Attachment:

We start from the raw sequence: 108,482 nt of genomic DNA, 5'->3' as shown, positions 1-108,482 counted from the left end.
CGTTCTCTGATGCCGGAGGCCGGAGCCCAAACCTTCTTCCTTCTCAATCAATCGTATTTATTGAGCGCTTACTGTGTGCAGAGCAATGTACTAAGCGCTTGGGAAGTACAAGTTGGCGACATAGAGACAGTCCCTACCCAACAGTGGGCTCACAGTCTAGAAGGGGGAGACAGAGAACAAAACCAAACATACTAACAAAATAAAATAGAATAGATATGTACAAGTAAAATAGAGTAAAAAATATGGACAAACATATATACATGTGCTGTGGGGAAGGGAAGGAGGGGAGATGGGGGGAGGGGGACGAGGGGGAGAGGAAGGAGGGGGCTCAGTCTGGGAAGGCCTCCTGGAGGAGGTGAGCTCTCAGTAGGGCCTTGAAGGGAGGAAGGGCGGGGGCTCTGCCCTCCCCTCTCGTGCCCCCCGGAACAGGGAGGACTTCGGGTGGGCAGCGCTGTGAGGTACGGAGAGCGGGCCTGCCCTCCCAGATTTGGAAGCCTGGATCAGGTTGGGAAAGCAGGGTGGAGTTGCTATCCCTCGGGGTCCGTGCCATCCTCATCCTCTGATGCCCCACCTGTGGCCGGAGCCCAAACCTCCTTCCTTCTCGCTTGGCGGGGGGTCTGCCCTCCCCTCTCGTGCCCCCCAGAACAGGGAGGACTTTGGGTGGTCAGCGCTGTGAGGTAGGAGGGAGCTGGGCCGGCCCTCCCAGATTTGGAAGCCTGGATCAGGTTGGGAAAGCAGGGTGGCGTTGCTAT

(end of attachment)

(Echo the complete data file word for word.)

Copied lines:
We start from the raw sequence: 108,482 nt of genomic DNA, 5'->3' as shown, positions 1-108,482 counted from the left end.
CGTTCTCTGATGCCGGAGGCCGGAGCCCAAACCTTCTTCCTTCTCAATCAATCGTATTTATTGAGCGCTTACTGTGTGCAGAGCAATGTACTAAGCGCTTGGGAAGTACAAGTTGGCGACATAGAGACAGTCCCTACCCAACAGTGGGCTCACAGTCTAGAAGGGGGAGACAGAGAACAAAACCAAACATACTAACAAAATAAAATAGAATAGATATGTACAAGTAAAATAGAGTAAAAAATATGGACAAACATATATACATGTGCTGTGGGGAAGGGAAGGAGGGGAGATGGGGGGAGGGGGACGAGGGGGAGAGGAAGGAGGGGGCTCAGTCTGGGAAGGCCTCCTGGAGGAGGTGAGCTCTCAGTAGGGCCTTGAAGGGAGGAAGGGCGGGGGCTCTGCCCTCCCCTCTCGTGCCCCCCGGAACAGGGAGGACTTCGGGTGGGCAGCGCTGTGAGGTACGGAGAGCGGGCCTGCCCTCCCAGATTTGGAAGCCTGGATCAGGTTGGGAAAGCAGGGTGGAGTTGCTATCCCTCGGGGTCCGTGCCATCCTCATCCTCTGATGCCCCACCTGTGGCCGGAGCCCAAACCTCCTTCCTTCTCGCTTGGCGGGGGGTCTGCCCTCCCCTCTCGTGCCCCCCAGAACAGGGAGGACTTTGGGTGGTCAGCGCTGTGAGGTAGGAGGGAGCTGGGCCGGCCCTCCCAGATTTGGAAGCCTGGATCAGGTTGGGAAAGCAGGGTGGCGTTGCTAT